The discovery of red blood cells acting as micro-electrodes opens new doors in medical research

The discovery of red blood cells acting as micro-electrodes opens new doors in medical research
Figure 1. (A) A schematic of the cell, indicating the location of the electrical double layers, the shear plane (broken purple line) of ζ, the specific membrane conductance Geff and capacitance Ceff, cytoplasm conductivity σcyto and membrane potential Vm. (B) The variation in potential from the cell surface, showing the location of the Stern layer and the shear plane at which ζ is located. Credit: DOI: 10.1038/s41598-021-98102-9

In a paper published in Scientific Reports, academics at the University of Surrey have discovered that biological cells generate an electric field voltage that appears outside and not just within, meaning each cell acts as a tiny electrode. Since this voltage impacts how cells interact with their environment, including the way cells stick to one another, this has significant potential implications for future medical treatments.

Since the 1790s, scientists have known that electricity plays a role in the function of life, with the discovery in the 1940s that every cell contains a that controls many of its functions. This is particularly the case in muscle and nerve cells but has also been shown to play an important role in diseases such as cancer.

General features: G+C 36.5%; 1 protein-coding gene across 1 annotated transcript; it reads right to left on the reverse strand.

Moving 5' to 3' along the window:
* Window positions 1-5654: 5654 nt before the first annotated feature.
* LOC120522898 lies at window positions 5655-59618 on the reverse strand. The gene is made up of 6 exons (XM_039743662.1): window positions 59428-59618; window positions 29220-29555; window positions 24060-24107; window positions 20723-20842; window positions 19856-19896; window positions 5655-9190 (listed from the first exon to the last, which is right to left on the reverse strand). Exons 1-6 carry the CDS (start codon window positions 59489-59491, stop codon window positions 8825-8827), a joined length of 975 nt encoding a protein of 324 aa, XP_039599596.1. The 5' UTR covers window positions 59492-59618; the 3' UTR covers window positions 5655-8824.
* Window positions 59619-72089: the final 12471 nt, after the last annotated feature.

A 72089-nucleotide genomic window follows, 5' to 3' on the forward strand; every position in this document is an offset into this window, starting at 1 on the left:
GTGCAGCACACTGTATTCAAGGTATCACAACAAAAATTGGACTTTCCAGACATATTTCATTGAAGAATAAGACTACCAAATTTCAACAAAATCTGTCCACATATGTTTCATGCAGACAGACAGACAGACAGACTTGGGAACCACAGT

However, until now, this voltage has always been understood to be contained within the cell. Through intricate experiments with , the Surrey-led research team has shown that the voltage appears outside the cell as well. This means that cells effectively act as tiny transmitters, electrically changing the environment around them. Similar results in other types of could play a significant role in determining new types of medical treatment.

The paper also demonstrates that the electrical characteristics of red blood cells exhibit , the natural 24-hour cycle followed by most living things, with peaks coinciding with the time of day when most cardiovascular disease events occur, such as heart attacks and strokes, presenting an important area for further research.

The study was led by engineer Professor Mike Hughes and biologist Dr. Fatima Labeed, both at the University of Surrey. The work is part of a broader study on how work as electrical, rather than just biochemical, entities.

Professor Mike Hughes said, "Biology is often reduced to interactions between big molecules, but cell-scale science is an essential area of study. By reintroducing the electrical element, we are looking for—and finding—a whole new way to understand how the body works."

More information: Michael Pycraft Hughes et al, Vm-related extracellular potentials observed in red blood cells, Scientific Reports (2021). DOI: 10.1038/s41598-021-98102-9

Journal information: Scientific Reports

Citation: The discovery of red blood cells acting as micro-electrodes opens new doors in medical research (2021, October 8) retrieved 21 February 2024 from
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